At this moment, the DOE personnel is running a pilot project with these aerators at El Gran Mestizo Resort, which is the home of Maracas Bar and Grill Restaurant in the Orange Walk. It's located at a part of the New River that is most negatively impacted by water pollution. The aerators are expected to stir up the hydrogen sulfide in the river, which will help, but like any sickness, the symptoms have to get worse before it gets better. So, the DOE wants to test how much of the harmful gas will be released once the aerators are activated.
Edgar Ek - Deputy Chief Environmental Officer, DOE "Whatsoever, it doesn't have to be the aerators. It could be other methodologies that we might introduce. There will be a phase where the situation will deteriorate. That's supposed to be short-lived, We're not expecting that it's going to extend for a long period. And after that, it should - if things work out as we expect, then it should turn out to be normal."
"Like I said, it's a trial. We want to be sure these are going to work, and we are going to measure water quality prior to the installation of this, continue to measure during the process. Along with it, we're going to measure the possible impacts, particularly H2S releases."
"The equipment that we have here right now, we have the sensors, the H2S sensors. There's a control in there. There are, I think, 3 sensors that are being placed around this area. Once it reaches a threshold, in this case, I think it's 8 parts per million, it sends a signal to the main control, and then, there's a light that starts to blink. That indicates to us that we're approaching very sensible levels in terms of mild impacts on humans. And I think the next alarm will come at or after 10 parts per million when it will start to emit a sound. And then, you should be more careful, in terms of putting masks and stuff like that."
Should the DOE personnel observe improvements in this testing area, then aerators will be installed at strategic points along the river, where the pollution effects are highest.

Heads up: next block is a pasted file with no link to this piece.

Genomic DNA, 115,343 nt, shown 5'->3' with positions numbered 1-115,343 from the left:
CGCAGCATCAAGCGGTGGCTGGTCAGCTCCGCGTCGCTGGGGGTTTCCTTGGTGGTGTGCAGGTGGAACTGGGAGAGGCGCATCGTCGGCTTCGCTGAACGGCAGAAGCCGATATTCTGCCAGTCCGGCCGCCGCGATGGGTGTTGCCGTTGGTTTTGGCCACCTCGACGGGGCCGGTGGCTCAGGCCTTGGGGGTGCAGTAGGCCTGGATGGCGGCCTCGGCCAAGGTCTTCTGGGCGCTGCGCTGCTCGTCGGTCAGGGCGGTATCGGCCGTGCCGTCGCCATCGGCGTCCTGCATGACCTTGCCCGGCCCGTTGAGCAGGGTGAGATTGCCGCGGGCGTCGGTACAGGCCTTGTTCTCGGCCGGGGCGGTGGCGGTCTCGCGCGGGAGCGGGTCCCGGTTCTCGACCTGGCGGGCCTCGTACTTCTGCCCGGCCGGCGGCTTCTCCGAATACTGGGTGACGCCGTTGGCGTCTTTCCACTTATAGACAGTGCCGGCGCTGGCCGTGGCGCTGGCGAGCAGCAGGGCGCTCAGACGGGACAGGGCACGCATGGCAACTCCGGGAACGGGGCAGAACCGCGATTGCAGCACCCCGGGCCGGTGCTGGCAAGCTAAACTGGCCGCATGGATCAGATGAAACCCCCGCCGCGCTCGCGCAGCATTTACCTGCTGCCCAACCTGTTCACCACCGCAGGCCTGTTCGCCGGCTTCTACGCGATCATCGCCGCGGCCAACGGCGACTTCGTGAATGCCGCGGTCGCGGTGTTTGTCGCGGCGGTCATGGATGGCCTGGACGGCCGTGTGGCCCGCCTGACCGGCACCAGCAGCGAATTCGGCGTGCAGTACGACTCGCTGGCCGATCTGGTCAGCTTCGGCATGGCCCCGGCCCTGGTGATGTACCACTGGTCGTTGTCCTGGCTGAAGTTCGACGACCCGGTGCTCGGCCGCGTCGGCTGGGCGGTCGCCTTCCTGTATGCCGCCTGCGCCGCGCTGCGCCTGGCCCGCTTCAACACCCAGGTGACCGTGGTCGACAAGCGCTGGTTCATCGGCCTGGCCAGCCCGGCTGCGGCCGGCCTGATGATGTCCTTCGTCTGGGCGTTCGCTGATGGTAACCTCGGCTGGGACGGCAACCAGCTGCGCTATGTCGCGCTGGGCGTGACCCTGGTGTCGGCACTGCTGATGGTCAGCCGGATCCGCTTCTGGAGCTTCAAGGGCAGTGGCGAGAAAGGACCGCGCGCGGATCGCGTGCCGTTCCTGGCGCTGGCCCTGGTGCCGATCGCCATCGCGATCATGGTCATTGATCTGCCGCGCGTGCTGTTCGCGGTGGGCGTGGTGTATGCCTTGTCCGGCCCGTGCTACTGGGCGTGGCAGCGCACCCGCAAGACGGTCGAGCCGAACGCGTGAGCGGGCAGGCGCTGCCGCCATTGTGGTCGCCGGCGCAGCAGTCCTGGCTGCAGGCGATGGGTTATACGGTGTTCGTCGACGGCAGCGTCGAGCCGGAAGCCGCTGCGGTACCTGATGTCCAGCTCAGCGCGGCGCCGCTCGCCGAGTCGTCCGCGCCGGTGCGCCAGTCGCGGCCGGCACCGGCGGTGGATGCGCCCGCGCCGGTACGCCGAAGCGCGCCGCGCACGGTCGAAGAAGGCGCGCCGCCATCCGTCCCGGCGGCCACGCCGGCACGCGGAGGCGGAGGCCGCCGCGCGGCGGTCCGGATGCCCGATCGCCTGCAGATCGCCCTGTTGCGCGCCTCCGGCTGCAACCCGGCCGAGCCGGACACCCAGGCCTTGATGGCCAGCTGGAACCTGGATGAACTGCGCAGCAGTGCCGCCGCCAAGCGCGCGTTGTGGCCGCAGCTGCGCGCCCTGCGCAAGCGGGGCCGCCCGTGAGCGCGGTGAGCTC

Edgar Ek "If we realize that things are improving in the river, in terms of using aerators, then we will start to install them, little by little, on a gradual basis, along the stretch of the impacted area."
"I just want to also caution people that use the river to be mindful of the equipment that we have in there. We don't want any accident to happen as well."
Of importance is residents have observed that animals are still dying in the river. This picture of an adult crocodile was taken several days ago and shows how this top apex predator in the environment has perished as a consequence of the pollution.
New River Boat Trip 7th September 2019 by Gordon Kirkwood
I was invited by Friends of the New River (FNR) to go on a boat trip with them and the Department of Environment (DoE) on Saturday 7th September 2019 to observe the state of the New River, and after the boat trip attend a meeting where remediation options would be presented.
This is a factual record of that trip.
Re: New River Water Getting Milky Green
#538212 09/12/1905:53 AM09/12/1905:53 AM
US professor warns of the dangers of aerating the New River
While local officials are working at resolving the issue at the New River, the Belize Institute of Environmental Law and Policy (BELPO) has expressed serious concerns over the solution to aerate the water. BELPO sent us a correspondence saying that they have been in contact with Dr. Guy Lanza, a Research Professor at the Department of Environmental and Forest Biology (ESF), State University of New York.
In the past, he has provided consultation to BELPO, on the Chalillo Dam and Macal River in Belize. He spoke with Love News and simplified the matter of the river’s pollution.